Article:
Labor Market Effects of Immigration Enforcement at Meatpacking Plants in Seven States

House Judiciary Committee Prepared for the House Judiciary Committee, Subcommittee on Immigration, Citizenship, Refugees, Border Security, and International Law

By Jerry Kammer on November 18, 2009

Testimony Before the House Judiciary Committee

Subcommittee on Immigration, Citizenship, Refugees, Border Security, and International Law

Thank you, ranking member Smith and Republican members, for the invitation to testify about two reports on how local labor markets were affected by immigration enforcement at seven meat packing plants in seven states.

Six of those plants--in Iowa, Minnesota, Nebraska, Texas, Colorado and Utah-- are owned by JBS Swift. In 2006, Immigration and Customs Enforcement agents conducted raids that resulted in the arrests of some 1300 illegal immigrant workers at the Swift plants. The seventh plant is owned by Smithfield, in North Carolina. ICE agents conducted raids there in 2007, arresting several hundred workers..

In addition to losing those who were arrested, the companies lost many others who worked on a different shift, but who did not report for work because they feared federal agents would return.

The companies’ response to the raids provided an opportunity to test the claim, often heard in the immigration debate, that many American businesses have to hire illegal immigrants because Americans are unwilling to do the work.

First I’ll describe the post-raid situation at Swift. All six facilities resumed work on the day of the raids, though at a reduced pace. To replenish its depleted ranks, Swift launched a campaign to recruit American citizens, green card holders, and refugees. It raised wages, provided bonuses to new workers, and paid relocation expenses. As a result, all the Swift plants were able to resume full production within four or five months.

As I was frequently told by current and former Swift workers, these are jobs Americans are willing to do--if they are provided decent wages and working conditions. Unfortunately, the meat packing industry has lost its status as a source of well-paid jobs in the blue collar middle class that flourished in our country after World War II.

Beginning in the 1960s, the industry was transformed by a series of cost-cutting measures. Plants were moved from unionized urban areas to rural locations. Skilled butchers were replaced by less skilled workers who made the same repetitive cuts thousands of times a day on what became known as the disassembly line. The industry also relied increasingly on a workforce of illegal immigrants who came mostly from Mexico, but also from Guatemala, El Salvador and Honduras.

Thus transformed, the industry employs a workforce whose standard of living has suffered severely. In 1960, meatpacking workers earned 15 percent more than the average manufacturing wage in the U.S.. By 2002, they were earning 25 percent less than the average in manufacturing. Government data also show that between 1980 and 2007 real wages in the industry, adjusted for inflation, dropped by a staggering 45 percent.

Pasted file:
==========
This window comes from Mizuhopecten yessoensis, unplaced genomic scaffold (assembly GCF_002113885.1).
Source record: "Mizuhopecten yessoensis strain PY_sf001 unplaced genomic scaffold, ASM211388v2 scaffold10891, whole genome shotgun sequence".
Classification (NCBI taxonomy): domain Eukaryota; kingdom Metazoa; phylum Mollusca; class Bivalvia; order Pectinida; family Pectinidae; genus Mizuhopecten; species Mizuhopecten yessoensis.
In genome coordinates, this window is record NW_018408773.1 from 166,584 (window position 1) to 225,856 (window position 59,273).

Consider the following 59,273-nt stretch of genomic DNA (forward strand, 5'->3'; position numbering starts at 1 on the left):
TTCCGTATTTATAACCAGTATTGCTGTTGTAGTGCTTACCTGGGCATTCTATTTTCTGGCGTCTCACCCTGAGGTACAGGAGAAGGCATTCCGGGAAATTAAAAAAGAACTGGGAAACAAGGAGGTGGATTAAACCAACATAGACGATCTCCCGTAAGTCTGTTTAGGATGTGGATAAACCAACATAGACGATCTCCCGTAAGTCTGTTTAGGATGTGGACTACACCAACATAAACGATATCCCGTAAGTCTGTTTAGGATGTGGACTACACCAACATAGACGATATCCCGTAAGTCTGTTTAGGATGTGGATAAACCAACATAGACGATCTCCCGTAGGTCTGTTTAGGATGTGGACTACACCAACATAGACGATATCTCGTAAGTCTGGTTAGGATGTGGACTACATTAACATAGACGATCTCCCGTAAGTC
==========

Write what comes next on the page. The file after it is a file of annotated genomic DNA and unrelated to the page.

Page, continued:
We have often heard from farmers in California and Arizona that if they improved wages enough to attract legal labor, Americans would be confronted with the $5 head of lettuce. But agricultural economist Philip Martin destroyed that myth by showing that since fieldworkers’ wages account for only six percent of the retail cost of lettuce and other crops, their wages could rise sharply without a major effect at the checkout counter. Similarly, the labor of meatpacking workers accounts for only seven to nine percent of the retail cost of beef and pork. So if wages were increased by a third, the cost at the grocery story would only rise by three percent, at most.

Time is limited, so I have just a few words about our second report, about the world’s largest pork processing plant, owned by Smithfield, in Tar Heel, North Carolina. In the early 1990s, most workers there were African Americans. But this changed during that decade, when foreign born Hispanics became the majority. There is strong evidence that the company had a preference for illegal immigrants because they were more likely to accept low wages and poor conditions and they were vulnerable to what a federal court called the company’s “intense and widespread coercion” aimed at defeating the union’s organizing efforts.

The 2007 raids at Tar Heel removed many illegal workers. Vacancies were soon filled by blacks, who were less subject to intimidation by the company and more likely to favor affiliation with the United Food and Commercial Workers union, which the company fought for years. As local newspapers noted, the demographic shift in the workforce after the raids was a key factor in the 2008 victory of the union in a vote at the plant. The Charlotte Observer wrote that the “raids may have finally sealed the union’s victory.” The Fayetteville Observer reported that “the new black majority proved to be the difference.”

In conclusion, I would observe that the immigration raids were undoubtedly a profoundly traumatic experience for the families that were affected by them. But it is also clear that enforcement had a profoundly positive effect in the lives of American citizens and permanent residents who needed and wanted these jobs.